If you own a car but don't have a driver's license, you may be wondering if you can still purchase car insurance. Getting car insurance without a license can be a bit tricky and more expensive, but it's not impossible. There may be several valid reasons why you may want to purchase car insurance without a license. For instance, if you inherited a classic car and want to insure this cherished vehicle. Similarly, your child may drive, is under 18, and you are purchasing insurance on their behalf. Or, you may have either temporarily lost your license or are in the process of taking a driver’s licensing exam.
Having a driver's license helps insurance companies assess your driving record, which plays a role in determining your insurance quote. Since insurers use your driving record to evaluate the level of risk you pose, not having a license can make them uneasy. However, there are some workarounds to get car insurance without a license. We’ll guide you through some options.
How Can You Purchase Auto Insurance without a Driver's License?
Some insurance companies don't offer insurance for unlicensed drivers or may require extra steps to do so. Working with an independent car insurance agent is one of the best ways to navigate this process. There are a few different ways to get insurance if you don’t have a license.
1. Purchase a Policy and List Someone Else as the Primary Driver
One option is to purchase a policy and list someone else as the primary driver. This could be a family member or friend who has a valid driver's license. Keep in mind that the primary driver will be responsible for any accidents or incidents that occur while driving the car, so make sure to choose someone you trust as the main driver.
For instance, let's say you own a car, but you don't have a driver's license, and your spouse or driving-age child primarily uses the car. In this case, you can purchase car insurance and list your spouse or child as the primary driver on the policy. This will ensure that they have coverage in the event of an accident or incident while driving the car. Remember, the primary driver listed on the policy should be the one who drives the car the most.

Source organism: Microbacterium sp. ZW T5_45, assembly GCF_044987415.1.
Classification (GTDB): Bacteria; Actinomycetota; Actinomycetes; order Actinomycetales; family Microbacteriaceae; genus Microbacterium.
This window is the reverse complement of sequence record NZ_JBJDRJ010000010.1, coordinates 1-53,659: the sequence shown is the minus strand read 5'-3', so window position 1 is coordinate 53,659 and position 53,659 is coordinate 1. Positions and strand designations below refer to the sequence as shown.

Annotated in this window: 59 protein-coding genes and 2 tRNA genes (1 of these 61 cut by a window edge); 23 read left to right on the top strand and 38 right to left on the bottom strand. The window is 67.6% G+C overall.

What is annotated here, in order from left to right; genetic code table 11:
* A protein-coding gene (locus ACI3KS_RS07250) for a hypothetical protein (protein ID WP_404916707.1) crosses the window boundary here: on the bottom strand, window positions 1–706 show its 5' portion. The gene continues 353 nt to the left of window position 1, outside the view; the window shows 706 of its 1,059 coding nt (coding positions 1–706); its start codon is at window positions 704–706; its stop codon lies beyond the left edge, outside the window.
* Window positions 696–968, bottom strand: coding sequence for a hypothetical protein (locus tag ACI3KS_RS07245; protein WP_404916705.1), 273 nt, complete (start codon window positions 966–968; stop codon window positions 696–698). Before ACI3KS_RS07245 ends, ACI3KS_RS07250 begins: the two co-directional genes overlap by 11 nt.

2. Explore an SR-22 Certificate
If your license has been suspended or revoked, you may need to obtain an SR-22 certificate to prove that you have insurance. An SR-22 certificate is a form that your insurance company will file with the state to show that you have the required amount of insurance coverage. Not all insurance companies offer SR-22 certificates, so be sure to check with your insurance provider.
3. Add Yourself as an Excluded Driver
Another option is to add yourself as an excluded driver on someone else's policy. This means that you will not be covered under the policy if you are driving the car, but the policy will still provide coverage for other drivers listed on the policy. Keep in mind that not all insurance companies allow excluded drivers.
4. Understand Parked Car Coverage
If you own a car but don't plan on driving it, you may only need parked car coverage. Parked car coverage provides protection against theft, vandalism, and other damage that may occur while your car is parked.
5. Add a Co-Owner
Including a co-owner on your car's registration can help when adding them as the primary driver on your insurance policy. Having another name on the registration means your insurance company can recognize them as a potential driver and calculate the rates based on their driving record. Plus, this approach can make it easier to get an insurance policy, since the co-owner's driving history can help you get better rates.
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When You Need to Purchase Car Insurance without a License
If you own a car but don't have a valid driver's license, there are several situations where you may need to purchase car insurance without a license. These include:
- You own a car but are unable to drive yourself: If you have a car but are unable to drive due to a medical condition or disability, you may still want to insure your car to protect it against theft or damage.
- You own a vintage/collectible car: Classic and collectible cars require specialized insurance coverage due to their unique value and usage patterns. If you own a vintage or collectible car but don't have a driver's license, you can still insure it by adding a primary driver who has a valid license, or purchase collectors car insurance to protect your prized vehicle.